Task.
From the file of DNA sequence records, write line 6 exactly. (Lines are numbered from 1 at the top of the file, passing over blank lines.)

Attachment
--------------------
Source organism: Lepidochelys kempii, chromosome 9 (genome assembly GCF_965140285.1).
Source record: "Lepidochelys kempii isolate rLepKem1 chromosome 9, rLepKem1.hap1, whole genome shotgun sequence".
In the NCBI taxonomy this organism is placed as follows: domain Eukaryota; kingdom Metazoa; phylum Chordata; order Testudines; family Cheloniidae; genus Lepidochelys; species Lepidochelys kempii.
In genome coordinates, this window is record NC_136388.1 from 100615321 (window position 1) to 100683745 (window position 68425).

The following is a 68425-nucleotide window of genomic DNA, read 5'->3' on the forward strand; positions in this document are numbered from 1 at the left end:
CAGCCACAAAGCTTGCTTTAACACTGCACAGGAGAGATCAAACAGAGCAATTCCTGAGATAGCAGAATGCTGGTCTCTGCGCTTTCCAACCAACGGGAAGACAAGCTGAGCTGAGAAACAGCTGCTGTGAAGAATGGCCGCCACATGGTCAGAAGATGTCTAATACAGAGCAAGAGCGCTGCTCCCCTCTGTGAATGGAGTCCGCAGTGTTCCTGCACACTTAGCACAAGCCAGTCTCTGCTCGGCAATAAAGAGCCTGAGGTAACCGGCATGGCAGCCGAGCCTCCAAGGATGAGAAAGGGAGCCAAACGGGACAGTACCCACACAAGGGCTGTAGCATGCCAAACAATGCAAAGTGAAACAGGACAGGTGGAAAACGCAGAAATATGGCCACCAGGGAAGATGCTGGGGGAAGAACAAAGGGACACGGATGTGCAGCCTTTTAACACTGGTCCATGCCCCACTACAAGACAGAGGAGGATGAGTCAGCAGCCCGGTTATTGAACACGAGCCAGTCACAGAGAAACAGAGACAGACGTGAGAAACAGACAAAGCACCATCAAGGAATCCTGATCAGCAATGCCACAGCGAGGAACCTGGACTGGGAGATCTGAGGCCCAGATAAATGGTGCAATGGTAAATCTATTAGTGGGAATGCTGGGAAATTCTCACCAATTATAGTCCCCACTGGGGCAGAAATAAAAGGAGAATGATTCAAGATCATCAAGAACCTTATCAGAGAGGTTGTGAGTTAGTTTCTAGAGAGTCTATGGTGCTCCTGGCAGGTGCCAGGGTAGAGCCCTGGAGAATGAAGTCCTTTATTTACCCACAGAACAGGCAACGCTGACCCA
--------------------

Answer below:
CAGCCACAAAGCTTGCTTTAACACTGCACAGGAGAGATCAAACAGAGCAATTCCTGAGATAGCAGAATGCTGGTCTCTGCGCTTTCCAACCAACGGGAAGACAAGCTGAGCTGAGAAACAGCTGCTGTGAAGAATGGCCGCCACATGGTCAGAAGATGTCTAATACAGAGCAAGAGCGCTGCTCCCCTCTGTGAATGGAGTCCGCAGTGTTCCTGCACACTTAGCACAAGCCAGTCTCTGCTCGGCAATAAAGAGCCTGAGGTAACCGGCATGGCAGCCGAGCCTCCAAGGATGAGAAAGGGAGCCAAACGGGACAGTACCCACACAAGGGCTGTAGCATGCCAAACAATGCAAAGTGAAACAGGACAGGTGGAAAACGCAGAAATATGGCCACCAGGGAAGATGCTGGGGGAAGAACAAAGGGACACGGATGTGCAGCCTTTTAACACTGGTCCATGCCCCACTACAAGACAGAGGAGGATGAGTCAGCAGCCCGGTTATTGAACACGAGCCAGTCACAGAGAAACAGAGACAGACGTGAGAAACAGACAAAGCACCATCAAGGAATCCTGATCAGCAATGCCACAGCGAGGAACCTGGACTGGGAGATCTGAGGCCCAGATAAATGGTGCAATGGTAAATCTATTAGTGGGAATGCTGGGAAATTCTCACCAATTATAGTCCCCACTGGGGCAGAAATAAAAGGAGAATGATTCAAGATCATCAAGAACCTTATCAGAGAGGTTGTGAGTTAGTTTCTAGAGAGTCTATGGTGCTCCTGGCAGGTGCCAGGGTAGAGCCCTGGAGAATGAAGTCCTTTATTTACCCACAGAACAGGCAACGCTGACCCA